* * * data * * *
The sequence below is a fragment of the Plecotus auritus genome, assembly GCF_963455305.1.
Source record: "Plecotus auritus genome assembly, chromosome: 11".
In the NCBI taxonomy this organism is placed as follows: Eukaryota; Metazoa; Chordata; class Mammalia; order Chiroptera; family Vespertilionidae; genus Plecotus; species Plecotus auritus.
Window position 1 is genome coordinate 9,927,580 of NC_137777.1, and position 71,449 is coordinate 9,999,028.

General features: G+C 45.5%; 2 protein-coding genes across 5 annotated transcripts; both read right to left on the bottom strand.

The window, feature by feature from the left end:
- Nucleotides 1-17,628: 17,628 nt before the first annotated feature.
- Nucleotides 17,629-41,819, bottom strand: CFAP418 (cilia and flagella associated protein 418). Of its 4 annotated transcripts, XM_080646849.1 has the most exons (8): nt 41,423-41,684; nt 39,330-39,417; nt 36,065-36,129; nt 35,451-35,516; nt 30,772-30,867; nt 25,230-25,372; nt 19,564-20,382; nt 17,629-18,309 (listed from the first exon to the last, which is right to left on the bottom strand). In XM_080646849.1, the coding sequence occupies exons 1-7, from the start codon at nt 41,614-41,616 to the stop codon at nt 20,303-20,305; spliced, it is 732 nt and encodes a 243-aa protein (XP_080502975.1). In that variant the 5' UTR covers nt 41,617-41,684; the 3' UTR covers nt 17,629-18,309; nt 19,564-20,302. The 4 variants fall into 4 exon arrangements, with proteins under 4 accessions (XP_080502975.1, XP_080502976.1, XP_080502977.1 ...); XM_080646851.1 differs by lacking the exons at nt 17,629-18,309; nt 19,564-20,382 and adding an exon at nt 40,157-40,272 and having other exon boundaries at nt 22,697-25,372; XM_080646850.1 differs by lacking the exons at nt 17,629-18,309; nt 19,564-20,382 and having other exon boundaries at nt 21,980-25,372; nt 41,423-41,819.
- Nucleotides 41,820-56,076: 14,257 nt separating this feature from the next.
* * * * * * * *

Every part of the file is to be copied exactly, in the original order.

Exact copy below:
The sequence below is a fragment of the Plecotus auritus genome, assembly GCF_963455305.1.
Source record: "Plecotus auritus genome assembly, chromosome: 11".
In the NCBI taxonomy this organism is placed as follows: Eukaryota; Metazoa; Chordata; class Mammalia; order Chiroptera; family Vespertilionidae; genus Plecotus; species Plecotus auritus.
Window position 1 is genome coordinate 9,927,580 of NC_137777.1, and position 71,449 is coordinate 9,999,028.

General features: G+C 45.5%; 2 protein-coding genes across 5 annotated transcripts; both read right to left on the bottom strand.

The window, feature by feature from the left end:
- Nucleotides 1-17,628: 17,628 nt before the first annotated feature.
- Nucleotides 17,629-41,819, bottom strand: CFAP418 (cilia and flagella associated protein 418). Of its 4 annotated transcripts, XM_080646849.1 has the most exons (8): nt 41,423-41,684; nt 39,330-39,417; nt 36,065-36,129; nt 35,451-35,516; nt 30,772-30,867; nt 25,230-25,372; nt 19,564-20,382; nt 17,629-18,309 (listed from the first exon to the last, which is right to left on the bottom strand). In XM_080646849.1, the coding sequence occupies exons 1-7, from the start codon at nt 41,614-41,616 to the stop codon at nt 20,303-20,305; spliced, it is 732 nt and encodes a 243-aa protein (XP_080502975.1). In that variant the 5' UTR covers nt 41,617-41,684; the 3' UTR covers nt 17,629-18,309; nt 19,564-20,302. The 4 variants fall into 4 exon arrangements, with proteins under 4 accessions (XP_080502975.1, XP_080502976.1, XP_080502977.1 ...); XM_080646851.1 differs by lacking the exons at nt 17,629-18,309; nt 19,564-20,382 and adding an exon at nt 40,157-40,272 and having other exon boundaries at nt 22,697-25,372; XM_080646850.1 differs by lacking the exons at nt 17,629-18,309; nt 19,564-20,382 and having other exon boundaries at nt 21,980-25,372; nt 41,423-41,819.
- Nucleotides 41,820-56,076: 14,257 nt separating this feature from the next.